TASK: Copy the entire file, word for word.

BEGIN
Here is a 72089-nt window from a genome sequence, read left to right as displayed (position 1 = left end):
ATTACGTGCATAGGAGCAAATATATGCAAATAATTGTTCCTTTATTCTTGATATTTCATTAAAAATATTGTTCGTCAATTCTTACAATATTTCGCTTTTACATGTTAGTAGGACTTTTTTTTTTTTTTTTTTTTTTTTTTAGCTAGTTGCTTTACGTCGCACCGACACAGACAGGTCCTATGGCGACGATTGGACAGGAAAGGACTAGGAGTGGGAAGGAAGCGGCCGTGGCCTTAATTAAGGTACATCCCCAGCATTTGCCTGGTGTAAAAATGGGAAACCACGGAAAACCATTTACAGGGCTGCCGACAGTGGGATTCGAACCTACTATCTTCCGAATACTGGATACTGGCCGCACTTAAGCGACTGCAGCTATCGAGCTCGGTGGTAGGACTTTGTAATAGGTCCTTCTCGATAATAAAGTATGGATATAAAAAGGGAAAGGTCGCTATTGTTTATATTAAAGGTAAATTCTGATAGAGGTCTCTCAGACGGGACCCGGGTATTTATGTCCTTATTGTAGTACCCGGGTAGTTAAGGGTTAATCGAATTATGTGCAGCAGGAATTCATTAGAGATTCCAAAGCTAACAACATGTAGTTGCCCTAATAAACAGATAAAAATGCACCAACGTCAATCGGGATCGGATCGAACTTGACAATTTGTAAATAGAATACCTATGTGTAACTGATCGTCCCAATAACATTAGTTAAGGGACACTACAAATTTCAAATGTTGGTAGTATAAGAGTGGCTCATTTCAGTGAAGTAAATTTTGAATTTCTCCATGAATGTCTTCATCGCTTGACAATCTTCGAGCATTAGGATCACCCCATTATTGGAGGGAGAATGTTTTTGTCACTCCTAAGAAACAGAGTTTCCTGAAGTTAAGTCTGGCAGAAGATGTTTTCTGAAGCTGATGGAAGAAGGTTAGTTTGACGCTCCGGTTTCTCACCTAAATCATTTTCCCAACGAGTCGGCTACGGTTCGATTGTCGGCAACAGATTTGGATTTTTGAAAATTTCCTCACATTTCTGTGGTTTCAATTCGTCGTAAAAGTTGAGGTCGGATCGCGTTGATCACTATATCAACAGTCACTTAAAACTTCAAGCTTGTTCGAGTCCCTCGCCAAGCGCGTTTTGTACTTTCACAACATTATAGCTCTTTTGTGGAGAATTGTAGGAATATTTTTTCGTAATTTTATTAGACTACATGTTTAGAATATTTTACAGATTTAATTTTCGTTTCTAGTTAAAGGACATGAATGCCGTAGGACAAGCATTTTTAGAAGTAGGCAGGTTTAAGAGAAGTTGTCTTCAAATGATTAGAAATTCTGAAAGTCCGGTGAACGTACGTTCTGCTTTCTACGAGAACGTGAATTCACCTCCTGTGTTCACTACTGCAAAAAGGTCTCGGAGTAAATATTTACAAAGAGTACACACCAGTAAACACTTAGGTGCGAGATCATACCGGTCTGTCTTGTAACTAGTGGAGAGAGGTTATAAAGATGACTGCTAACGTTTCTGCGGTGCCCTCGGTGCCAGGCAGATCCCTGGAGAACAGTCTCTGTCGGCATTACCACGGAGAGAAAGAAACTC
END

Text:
Here is a 72089-nt window from a genome sequence, read left to right as displayed (position 1 = left end):
ATTACGTGCATAGGAGCAAATATATGCAAATAATTGTTCCTTTATTCTTGATATTTCATTAAAAATATTGTTCGTCAATTCTTACAATATTTCGCTTTTACATGTTAGTAGGACTTTTTTTTTTTTTTTTTTTTTTTTTTAGCTAGTTGCTTTACGTCGCACCGACACAGACAGGTCCTATGGCGACGATTGGACAGGAAAGGACTAGGAGTGGGAAGGAAGCGGCCGTGGCCTTAATTAAGGTACATCCCCAGCATTTGCCTGGTGTAAAAATGGGAAACCACGGAAAACCATTTACAGGGCTGCCGACAGTGGGATTCGAACCTACTATCTTCCGAATACTGGATACTGGCCGCACTTAAGCGACTGCAGCTATCGAGCTCGGTGGTAGGACTTTGTAATAGGTCCTTCTCGATAATAAAGTATGGATATAAAAAGGGAAAGGTCGCTATTGTTTATATTAAAGGTAAATTCTGATAGAGGTCTCTCAGACGGGACCCGGGTATTTATGTCCTTATTGTAGTACCCGGGTAGTTAAGGGTTAATCGAATTATGTGCAGCAGGAATTCATTAGAGATTCCAAAGCTAACAACATGTAGTTGCCCTAATAAACAGATAAAAATGCACCAACGTCAATCGGGATCGGATCGAACTTGACAATTTGTAAATAGAATACCTATGTGTAACTGATCGTCCCAATAACATTAGTTAAGGGACACTACAAATTTCAAATGTTGGTAGTATAAGAGTGGCTCATTTCAGTGAAGTAAATTTTGAATTTCTCCATGAATGTCTTCATCGCTTGACAATCTTCGAGCATTAGGATCACCCCATTATTGGAGGGAGAATGTTTTTGTCACTCCTAAGAAACAGAGTTTCCTGAAGTTAAGTCTGGCAGAAGATGTTTTCTGAAGCTGATGGAAGAAGGTTAGTTTGACGCTCCGGTTTCTCACCTAAATCATTTTCCCAACGAGTCGGCTACGGTTCGATTGTCGGCAACAGATTTGGATTTTTGAAAATTTCCTCACATTTCTGTGGTTTCAATTCGTCGTAAAAGTTGAGGTCGGATCGCGTTGATCACTATATCAACAGTCACTTAAAACTTCAAGCTTGTTCGAGTCCCTCGCCAAGCGCGTTTTGTACTTTCACAACATTATAGCTCTTTTGTGGAGAATTGTAGGAATATTTTTTCGTAATTTTATTAGACTACATGTTTAGAATATTTTACAGATTTAATTTTCGTTTCTAGTTAAAGGACATGAATGCCGTAGGACAAGCATTTTTAGAAGTAGGCAGGTTTAAGAGAAGTTGTCTTCAAATGATTAGAAATTCTGAAAGTCCGGTGAACGTACGTTCTGCTTTCTACGAGAACGTGAATTCACCTCCTGTGTTCACTACTGCAAAAAGGTCTCGGAGTAAATATTTACAAAGAGTACACACCAGTAAACACTTAGGTGCGAGATCATACCGGTCTGTCTTGTAACTAGTGGAGAGAGGTTATAAAGATGACTGCTAACGTTTCTGCGGTGCCCTCGGTGCCAGGCAGATCCCTGGAGAACAGTCTCTGTCGGCATTACCACGGAGAGAAAGAAACTC